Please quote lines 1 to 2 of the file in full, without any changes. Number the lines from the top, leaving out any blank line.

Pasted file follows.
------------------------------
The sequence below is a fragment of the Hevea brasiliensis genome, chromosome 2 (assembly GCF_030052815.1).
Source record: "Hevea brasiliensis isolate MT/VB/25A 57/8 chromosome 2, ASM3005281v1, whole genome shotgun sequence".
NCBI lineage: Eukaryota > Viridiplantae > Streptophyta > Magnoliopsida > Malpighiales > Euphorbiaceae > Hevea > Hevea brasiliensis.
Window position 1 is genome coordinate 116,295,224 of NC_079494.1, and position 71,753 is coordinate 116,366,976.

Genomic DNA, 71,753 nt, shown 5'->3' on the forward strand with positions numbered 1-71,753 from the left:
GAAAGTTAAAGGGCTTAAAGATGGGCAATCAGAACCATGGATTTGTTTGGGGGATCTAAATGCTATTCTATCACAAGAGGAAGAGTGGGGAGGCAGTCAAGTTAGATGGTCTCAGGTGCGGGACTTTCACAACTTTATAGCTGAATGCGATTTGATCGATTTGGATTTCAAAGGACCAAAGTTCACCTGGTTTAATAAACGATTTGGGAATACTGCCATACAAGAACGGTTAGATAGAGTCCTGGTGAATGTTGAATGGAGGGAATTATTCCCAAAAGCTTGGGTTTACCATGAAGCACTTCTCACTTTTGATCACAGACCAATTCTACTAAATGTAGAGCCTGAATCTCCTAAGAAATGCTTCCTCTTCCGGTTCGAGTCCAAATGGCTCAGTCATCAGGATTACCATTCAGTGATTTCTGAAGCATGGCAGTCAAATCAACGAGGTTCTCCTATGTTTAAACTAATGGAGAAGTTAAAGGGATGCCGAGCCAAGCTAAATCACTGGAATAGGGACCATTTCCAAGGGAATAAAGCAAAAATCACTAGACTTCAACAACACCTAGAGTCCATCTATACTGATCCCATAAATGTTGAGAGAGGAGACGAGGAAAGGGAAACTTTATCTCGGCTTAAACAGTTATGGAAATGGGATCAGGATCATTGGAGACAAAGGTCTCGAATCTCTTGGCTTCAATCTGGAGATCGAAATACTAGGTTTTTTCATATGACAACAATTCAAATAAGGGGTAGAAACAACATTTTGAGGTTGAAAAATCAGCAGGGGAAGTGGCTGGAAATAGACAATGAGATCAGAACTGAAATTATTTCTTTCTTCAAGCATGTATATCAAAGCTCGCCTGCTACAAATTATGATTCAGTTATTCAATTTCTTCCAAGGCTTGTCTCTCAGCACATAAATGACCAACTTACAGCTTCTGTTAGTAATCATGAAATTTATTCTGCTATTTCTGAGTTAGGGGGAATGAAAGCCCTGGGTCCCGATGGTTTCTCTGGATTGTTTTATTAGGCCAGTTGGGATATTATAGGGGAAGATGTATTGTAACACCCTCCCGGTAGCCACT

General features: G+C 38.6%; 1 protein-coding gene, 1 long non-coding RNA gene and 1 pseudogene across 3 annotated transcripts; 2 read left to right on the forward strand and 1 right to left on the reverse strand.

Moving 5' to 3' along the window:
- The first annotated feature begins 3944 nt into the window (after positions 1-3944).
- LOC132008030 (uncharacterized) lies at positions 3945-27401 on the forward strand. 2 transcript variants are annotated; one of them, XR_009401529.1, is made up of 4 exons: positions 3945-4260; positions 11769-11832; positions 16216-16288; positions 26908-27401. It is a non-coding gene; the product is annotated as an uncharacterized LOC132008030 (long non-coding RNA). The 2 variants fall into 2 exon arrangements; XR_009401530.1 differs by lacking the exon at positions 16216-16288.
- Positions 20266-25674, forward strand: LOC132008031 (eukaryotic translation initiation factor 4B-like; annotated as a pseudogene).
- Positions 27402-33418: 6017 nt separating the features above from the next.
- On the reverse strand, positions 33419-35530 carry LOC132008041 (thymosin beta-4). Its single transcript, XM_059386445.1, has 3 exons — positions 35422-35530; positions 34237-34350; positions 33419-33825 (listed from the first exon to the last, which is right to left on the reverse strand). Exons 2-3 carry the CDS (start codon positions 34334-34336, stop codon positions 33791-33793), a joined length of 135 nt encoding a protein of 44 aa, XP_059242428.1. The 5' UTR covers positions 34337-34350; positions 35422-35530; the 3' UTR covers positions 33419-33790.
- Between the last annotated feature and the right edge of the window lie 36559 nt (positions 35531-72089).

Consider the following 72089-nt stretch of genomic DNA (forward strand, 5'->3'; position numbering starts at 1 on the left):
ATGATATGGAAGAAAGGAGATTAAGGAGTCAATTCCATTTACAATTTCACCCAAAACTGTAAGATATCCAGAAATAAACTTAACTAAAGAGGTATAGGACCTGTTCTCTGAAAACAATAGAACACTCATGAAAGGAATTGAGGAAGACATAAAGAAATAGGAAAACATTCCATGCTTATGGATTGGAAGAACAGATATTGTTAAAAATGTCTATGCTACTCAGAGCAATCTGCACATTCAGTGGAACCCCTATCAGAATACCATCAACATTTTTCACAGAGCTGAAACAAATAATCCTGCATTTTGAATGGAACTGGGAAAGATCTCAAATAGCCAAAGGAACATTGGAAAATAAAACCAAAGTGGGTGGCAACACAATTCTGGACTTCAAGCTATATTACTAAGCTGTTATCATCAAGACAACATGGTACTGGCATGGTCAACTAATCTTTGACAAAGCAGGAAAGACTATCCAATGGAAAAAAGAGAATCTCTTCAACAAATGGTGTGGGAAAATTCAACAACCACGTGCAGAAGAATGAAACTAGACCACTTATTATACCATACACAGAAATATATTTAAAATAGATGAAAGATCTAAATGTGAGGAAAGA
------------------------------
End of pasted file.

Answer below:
The sequence below is a fragment of the Hevea brasiliensis genome, chromosome 2 (assembly GCF_030052815.1).
Source record: "Hevea brasiliensis isolate MT/VB/25A 57/8 chromosome 2, ASM3005281v1, whole genome shotgun sequence".